Neighbor and family of Montecito mudslide victims speak out

Neighbor and family of Montecito...

MONTECITO, Calif. - One woman is still standing after her entire neighborhood was leveled.

Fighting back tears, Mary Beth Myers is remembering the people that were a part of her daily life, the families she can no longer say "good morning" to.

She says of the 24 people who lived along her shared driveway on East Valley Road, 11 people died in the mudslides.

"So grateful to still be alive and I don't really know why," said Myers.

By Myers' account, 11 of the 20 mudslides victims all lived along her shared driveway on East Valley Road.  She said where her cottage once stood, "looks like the Missouri River on a low day."

"In the morning he would sweep the driveway in his long nightshirt and his long white beard like a character out of Shakespeare," said Myers. The grief weighs heavy in the air, remembering Richard "Loring" Taylor.

Pinit "Oom" Sutthithepa and Peerawat "Pasta" Sutthithepa, Taylor's step-son and grandson also perished in the Montecito Mudslides, along with three members of the Benitez Family and Morgan and Sawyer Corey.  All children and families that Myers considered a part of her community.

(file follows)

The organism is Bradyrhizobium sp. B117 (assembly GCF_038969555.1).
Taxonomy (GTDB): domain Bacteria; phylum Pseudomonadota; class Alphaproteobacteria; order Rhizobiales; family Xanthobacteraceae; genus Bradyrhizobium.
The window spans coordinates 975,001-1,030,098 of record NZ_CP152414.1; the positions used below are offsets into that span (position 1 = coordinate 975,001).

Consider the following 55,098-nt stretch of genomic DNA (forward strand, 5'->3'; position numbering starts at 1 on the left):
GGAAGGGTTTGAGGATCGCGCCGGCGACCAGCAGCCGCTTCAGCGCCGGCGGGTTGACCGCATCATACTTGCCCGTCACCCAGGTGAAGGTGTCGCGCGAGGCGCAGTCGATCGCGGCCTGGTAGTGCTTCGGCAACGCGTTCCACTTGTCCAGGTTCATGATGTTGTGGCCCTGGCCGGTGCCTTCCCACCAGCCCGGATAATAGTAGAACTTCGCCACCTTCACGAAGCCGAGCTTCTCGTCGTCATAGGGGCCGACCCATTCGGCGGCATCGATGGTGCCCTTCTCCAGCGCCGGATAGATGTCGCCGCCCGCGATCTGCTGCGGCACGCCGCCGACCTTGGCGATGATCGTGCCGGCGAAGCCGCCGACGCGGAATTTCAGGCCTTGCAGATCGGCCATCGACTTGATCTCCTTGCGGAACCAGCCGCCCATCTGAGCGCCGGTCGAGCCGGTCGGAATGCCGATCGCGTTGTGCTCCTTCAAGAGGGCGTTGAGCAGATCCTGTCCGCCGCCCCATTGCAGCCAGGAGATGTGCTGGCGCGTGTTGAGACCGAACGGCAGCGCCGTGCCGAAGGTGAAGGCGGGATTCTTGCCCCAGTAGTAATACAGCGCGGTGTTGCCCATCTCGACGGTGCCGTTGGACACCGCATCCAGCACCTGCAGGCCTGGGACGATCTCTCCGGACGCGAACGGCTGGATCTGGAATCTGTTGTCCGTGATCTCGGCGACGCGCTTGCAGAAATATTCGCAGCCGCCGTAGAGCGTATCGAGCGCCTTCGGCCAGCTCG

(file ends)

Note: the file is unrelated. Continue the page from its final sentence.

"I know he loved his grandchildren very much, the last time I talked to him was Saturday," said Myers.

Myers remembers seeing Pasta and Lydia playing in the now demolished driveway, Myers says Taylor was mayor of that driveway.  A steadfast he was patriarch of for 50 years.

"This was a family who just went to bed and the next thing you know 25 feet of mud came through their house and took them out," said Andrew Taylor, Robert Taylor's nephew in Virginia.

Taylor's Nephew says his uncle was a generous, gifted storyteller and Pinit, the epitome of a hardworking man.

"He moved his wife and kids over just a year-and-a-half ago, they were living the American dream," said Taylor. That means Pasta, one of the youngest confirmed victims just moved to America.

The tragedy has those close to the victims urging everyone to be kind and really get to know your neighbors. Myers says her modest corner of Montecito was not the fancy neighborhood of big hedges and fancy gates you envision when you think of Montecito.

"This is a good time to open the gates and trim the hedges and put those walls down and just connect across all boundaries," said Myers.

The search for two-year-old Lydia Sutthithepa continues.

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